Hosler: I talked to one news guy. He kept asking me questions and I kept saying "Look, I don't really want to talk to you. You have an agenda. You're reporting on this for your town. You're gonna take anything I say and make it fit whatever your agenda is." And I said, "Really, all your questions can be answered by listening to the record. Listen to the record, read the liner notes. Listen to the record again, read the liner notes again, and hopefully you will understand what we're trying to say."

M2000: They want you to give them that little sound byte of culpability so they can frame you as these heartless guys that exploited a murder. But what I'm saying is that the news, as infotainment, is totally devoid of true human sympathies and feelings. They use the sham of sympathy to increase the salability of a product that they're selling. They have no moral high ground to stand on from which to judge you guys. And in fact they are the worst exploiters of every tragic crime and...

Joyce: They have a lot higher ground than we do. They have a TV tower and we don't!

M2000: That's higher profile. That's not higher moral ground. Noam Chomsky called his book The Manufacture of Consent. So what the news media do is manufacture moral indignation. That's the point that I wanted to move to with this. What you guys did by this hoax is that you've completely drawn out everything back to Helter Skelter, and the linking of the Beatles songs to those mass murders, right up to the current Tipper Gore Mothers-Against-Dirty-Satanic-Rock-Songs situation. So what you've done, using the resonance of all this stuff, is show how they're champing at the bit to present it as fact. And to make all these linkages that amount to shit.

Joyce: You got it. It's a monstrous joke!

M2000: This is the greatest rock and roll hoax since "Paul is dead."

Sirius: More meaningful.

M2000: I'd always suspected that the Beatles started the "Paul is dead" thing.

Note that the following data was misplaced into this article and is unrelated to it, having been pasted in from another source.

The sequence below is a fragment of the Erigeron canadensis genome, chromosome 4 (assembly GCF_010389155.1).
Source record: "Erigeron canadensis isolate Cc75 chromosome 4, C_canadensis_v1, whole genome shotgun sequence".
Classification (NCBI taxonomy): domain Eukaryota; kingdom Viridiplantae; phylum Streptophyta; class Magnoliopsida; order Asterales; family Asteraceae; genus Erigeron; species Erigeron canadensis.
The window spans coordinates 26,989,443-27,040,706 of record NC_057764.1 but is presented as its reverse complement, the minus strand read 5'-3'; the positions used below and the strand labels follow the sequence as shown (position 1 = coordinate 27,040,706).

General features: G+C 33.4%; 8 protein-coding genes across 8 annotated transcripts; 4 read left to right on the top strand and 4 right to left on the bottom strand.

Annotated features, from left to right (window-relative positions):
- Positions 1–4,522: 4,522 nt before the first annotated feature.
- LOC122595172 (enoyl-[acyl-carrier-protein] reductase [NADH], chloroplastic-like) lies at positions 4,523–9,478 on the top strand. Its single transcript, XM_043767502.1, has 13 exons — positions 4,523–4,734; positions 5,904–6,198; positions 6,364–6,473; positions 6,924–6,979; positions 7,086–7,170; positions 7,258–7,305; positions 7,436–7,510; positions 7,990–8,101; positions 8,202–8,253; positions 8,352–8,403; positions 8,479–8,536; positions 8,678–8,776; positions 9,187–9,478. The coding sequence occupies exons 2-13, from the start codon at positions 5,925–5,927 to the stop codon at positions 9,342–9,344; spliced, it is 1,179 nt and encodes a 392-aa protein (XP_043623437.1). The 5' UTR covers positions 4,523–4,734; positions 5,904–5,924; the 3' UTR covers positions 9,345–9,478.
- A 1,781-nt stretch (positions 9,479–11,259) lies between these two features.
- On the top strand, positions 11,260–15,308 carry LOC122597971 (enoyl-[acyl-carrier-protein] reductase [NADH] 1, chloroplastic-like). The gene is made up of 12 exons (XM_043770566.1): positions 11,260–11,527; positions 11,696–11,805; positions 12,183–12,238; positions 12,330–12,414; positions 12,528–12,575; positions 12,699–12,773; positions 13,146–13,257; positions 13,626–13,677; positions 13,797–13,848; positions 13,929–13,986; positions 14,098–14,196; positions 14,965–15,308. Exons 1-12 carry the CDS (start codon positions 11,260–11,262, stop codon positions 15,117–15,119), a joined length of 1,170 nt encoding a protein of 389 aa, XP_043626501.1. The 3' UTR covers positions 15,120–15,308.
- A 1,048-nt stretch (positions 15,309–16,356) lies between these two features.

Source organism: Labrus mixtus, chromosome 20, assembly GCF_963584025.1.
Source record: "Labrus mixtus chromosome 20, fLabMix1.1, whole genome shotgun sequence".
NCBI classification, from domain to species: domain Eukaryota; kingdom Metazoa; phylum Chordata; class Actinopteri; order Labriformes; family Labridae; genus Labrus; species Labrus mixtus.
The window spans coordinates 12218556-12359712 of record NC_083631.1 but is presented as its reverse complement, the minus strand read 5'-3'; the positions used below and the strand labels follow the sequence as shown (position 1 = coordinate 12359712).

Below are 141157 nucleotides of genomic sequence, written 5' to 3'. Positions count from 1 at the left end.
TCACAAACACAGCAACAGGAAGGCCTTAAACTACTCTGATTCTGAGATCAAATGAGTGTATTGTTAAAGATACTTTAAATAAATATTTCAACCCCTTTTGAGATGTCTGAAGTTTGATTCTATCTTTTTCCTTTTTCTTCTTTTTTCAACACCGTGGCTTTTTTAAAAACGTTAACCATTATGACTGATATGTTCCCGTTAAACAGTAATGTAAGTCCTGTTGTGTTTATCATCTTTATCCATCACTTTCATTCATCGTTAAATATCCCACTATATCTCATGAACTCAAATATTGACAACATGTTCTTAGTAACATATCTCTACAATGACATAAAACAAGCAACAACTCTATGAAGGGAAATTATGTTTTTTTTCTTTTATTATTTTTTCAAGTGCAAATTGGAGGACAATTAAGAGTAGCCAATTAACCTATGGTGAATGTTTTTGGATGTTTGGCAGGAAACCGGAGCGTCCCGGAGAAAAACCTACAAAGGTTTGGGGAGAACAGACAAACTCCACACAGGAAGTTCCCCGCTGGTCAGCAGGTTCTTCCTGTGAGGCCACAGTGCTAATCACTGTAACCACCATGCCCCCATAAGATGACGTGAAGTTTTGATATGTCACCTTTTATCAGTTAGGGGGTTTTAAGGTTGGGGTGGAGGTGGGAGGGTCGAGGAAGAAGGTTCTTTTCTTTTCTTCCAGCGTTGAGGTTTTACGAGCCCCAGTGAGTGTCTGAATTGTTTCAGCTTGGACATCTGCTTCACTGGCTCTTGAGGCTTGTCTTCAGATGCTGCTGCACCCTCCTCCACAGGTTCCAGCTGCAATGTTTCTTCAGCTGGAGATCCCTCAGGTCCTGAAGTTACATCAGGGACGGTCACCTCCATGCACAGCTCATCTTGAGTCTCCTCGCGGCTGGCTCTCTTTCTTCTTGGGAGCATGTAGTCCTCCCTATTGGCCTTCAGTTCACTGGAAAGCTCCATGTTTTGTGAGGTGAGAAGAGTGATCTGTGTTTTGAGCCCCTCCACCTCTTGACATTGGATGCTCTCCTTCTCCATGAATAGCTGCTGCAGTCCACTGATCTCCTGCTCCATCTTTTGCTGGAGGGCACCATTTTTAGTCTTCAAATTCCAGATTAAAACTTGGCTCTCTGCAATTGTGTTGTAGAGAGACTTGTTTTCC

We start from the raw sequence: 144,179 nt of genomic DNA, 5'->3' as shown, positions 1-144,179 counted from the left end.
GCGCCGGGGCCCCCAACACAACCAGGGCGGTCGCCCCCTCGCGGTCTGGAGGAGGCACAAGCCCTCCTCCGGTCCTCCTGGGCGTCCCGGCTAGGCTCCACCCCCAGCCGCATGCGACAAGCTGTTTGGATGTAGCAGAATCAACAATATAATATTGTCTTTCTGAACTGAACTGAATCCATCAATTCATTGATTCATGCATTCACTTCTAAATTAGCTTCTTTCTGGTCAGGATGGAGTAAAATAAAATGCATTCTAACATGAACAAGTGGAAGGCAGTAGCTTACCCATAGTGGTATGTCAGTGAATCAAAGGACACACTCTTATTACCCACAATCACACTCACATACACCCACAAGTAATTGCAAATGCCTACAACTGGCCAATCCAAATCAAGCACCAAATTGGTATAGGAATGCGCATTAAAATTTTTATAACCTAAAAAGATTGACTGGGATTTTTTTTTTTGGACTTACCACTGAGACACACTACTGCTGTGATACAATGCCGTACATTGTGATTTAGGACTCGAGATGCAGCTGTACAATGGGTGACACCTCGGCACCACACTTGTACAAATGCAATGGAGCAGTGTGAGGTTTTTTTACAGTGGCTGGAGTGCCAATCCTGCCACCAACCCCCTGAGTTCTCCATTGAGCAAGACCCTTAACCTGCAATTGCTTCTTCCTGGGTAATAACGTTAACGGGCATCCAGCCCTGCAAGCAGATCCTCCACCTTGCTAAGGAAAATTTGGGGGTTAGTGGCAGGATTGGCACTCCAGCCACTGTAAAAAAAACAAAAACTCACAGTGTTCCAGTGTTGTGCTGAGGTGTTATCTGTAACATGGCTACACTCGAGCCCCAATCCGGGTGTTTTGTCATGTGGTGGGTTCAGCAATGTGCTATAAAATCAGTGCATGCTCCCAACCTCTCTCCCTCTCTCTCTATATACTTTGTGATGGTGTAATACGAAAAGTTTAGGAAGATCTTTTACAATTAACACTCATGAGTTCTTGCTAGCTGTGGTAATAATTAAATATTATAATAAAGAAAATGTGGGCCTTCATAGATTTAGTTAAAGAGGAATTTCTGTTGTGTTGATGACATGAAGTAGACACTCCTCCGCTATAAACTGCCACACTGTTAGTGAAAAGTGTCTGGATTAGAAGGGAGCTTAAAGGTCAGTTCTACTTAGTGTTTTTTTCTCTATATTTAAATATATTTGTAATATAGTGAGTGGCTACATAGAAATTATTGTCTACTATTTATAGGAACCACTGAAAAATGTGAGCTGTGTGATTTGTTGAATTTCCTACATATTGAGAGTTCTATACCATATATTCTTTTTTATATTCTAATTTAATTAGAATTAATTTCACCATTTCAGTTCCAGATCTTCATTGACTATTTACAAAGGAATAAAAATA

Joyce: Oh you did? Well I thought they were responsible for those murders.

Hosler: Didn't the Beatles kill those people in Rochester?

M2000: Has anyone looked further into the murder? Was there any argument about music between this kid and his parents? They report it as if that's a fact.

Hosler: I'll tell you a bizarre coincidence, or synchronicity as we say in California. As it turned out, someone who is in a band that's on the same label that we're on, knew that family when he was younger. And, it turns out, that the boy had posters of other SST bands on his wall. This kid was into, you know, punk... hard core. So recently we found out that SST actually has David Brom on their mailing list. He used to order records from the mail order.

M2000: So he had heard of you guys.

Hosler: No, I don't think he ever did.

M2000: He at least saw your name.

Hosler: I don't know. At this point he knows who we are. We've heard that his lawyer got ahold of the record and now they're threatening to take us to court. So David Brom knows about us. Now I'm feeling even more weird. What have we done? Imagine this one human being who did that, who has to live with that the rest of his life, and who has a record album that has his picture on the cover. It's really disturbing.

M2000: I wouldn't be totally [surprised?] to learn that David Brom gets fans of his own...

Joyce: And he's writing a book...

M2000: What discontented precocious teenager hasn't thought of dispatching the family?

Hosler: I never did!

M2000: You never did? You loved your mom and pop?

Hosler: Well enough not to think of killing them. I enjoyed watching other people kill their parents but I never considered doing it.

Sirius: I'm interested in the fact that it was entered into semi-accidentally. You didn't know it was going to come to this level of intensity. And you kind of followed the course of the disease, and now everybody is pretty well poisoned.